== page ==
Associate Professor Peter Huckfeldt has been named the Vernon E. Weckwerth Professor in Healthcare Administration Leadership in the University of Minnesota School of Public Health. Huckfeldt joined the school in 2014 as an assistant professor. Over the past six years, Huckfeldt has instructed courses in health economics for Master of Healthcare Administration (MHA) students in the residential and executive tracks as well as the doctoral program in Health Services Research, Policy, and Administration.
Huckfeldt also maintains an active research agenda focused on the organization and payment of health care providers as well as the effects of delivery interventions targeting more vulnerable populations. His research has been published in high-impact journals including Health Affairs, the Journal of Health Economics, Health Services Research, and JAMA-Internal Medicine.
“Peter is becoming increasingly known and recognized for his exceptional teaching skills, his outsized impact on the field given his relatively junior status — largely supported by high impact factors of the journals in which he chooses to publish and the talks he is invited to give nationally — and his ability to attract and secure extramural funding for his work,” says Division of Health Policy and Management Head Tim Beebe. “Moreover, he is an exceptional and giving colleague and mentor; his personable nature attracts and supports faculty colleagues and students alike. In my opinion, there is no faculty member in the Division of Health Policy and Management better suited for this prestigious appointment than Peter.”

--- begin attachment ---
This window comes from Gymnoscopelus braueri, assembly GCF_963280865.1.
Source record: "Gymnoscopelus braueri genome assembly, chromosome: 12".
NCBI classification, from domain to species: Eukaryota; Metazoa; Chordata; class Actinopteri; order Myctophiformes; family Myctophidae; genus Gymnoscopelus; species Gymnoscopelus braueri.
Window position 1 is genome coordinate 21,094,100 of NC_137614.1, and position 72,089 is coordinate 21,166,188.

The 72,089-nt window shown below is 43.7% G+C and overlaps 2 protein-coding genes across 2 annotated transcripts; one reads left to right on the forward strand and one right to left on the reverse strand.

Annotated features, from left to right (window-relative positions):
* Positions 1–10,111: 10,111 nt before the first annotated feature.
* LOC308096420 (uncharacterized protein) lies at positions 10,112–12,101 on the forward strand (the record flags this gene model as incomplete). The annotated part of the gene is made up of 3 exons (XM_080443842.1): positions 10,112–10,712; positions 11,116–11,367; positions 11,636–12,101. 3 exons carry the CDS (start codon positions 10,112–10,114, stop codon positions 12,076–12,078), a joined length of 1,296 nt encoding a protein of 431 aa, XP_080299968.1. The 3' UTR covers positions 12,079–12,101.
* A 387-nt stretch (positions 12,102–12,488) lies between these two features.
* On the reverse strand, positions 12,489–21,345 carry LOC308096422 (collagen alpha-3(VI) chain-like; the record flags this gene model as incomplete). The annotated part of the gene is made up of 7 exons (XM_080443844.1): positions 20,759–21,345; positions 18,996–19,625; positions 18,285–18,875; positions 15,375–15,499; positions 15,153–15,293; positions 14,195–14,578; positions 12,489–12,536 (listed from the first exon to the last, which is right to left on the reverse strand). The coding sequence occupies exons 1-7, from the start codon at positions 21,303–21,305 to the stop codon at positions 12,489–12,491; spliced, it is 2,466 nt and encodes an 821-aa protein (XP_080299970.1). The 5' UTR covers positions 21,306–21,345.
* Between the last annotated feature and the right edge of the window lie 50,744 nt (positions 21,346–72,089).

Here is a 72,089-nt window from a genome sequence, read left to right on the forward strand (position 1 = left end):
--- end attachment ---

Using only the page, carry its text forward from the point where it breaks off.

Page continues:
Huckfeldt holds a bachelor’s degree in mathematical economic analysis from Rice University and a PhD in economics from the University of California, Davis. Prior to coming to Minnesota, Huckfeldt served as an economist with the RAND Corporation from 2009 to 2014.
The Weckwerth Professorship was established by a generous donation from Richard Norling, MHA (‘75), and made possible by more than 200 donors. This honor recognizes Huckfeldt’s contributions to the training of MHA students and the significant impact of his research on health policy and management.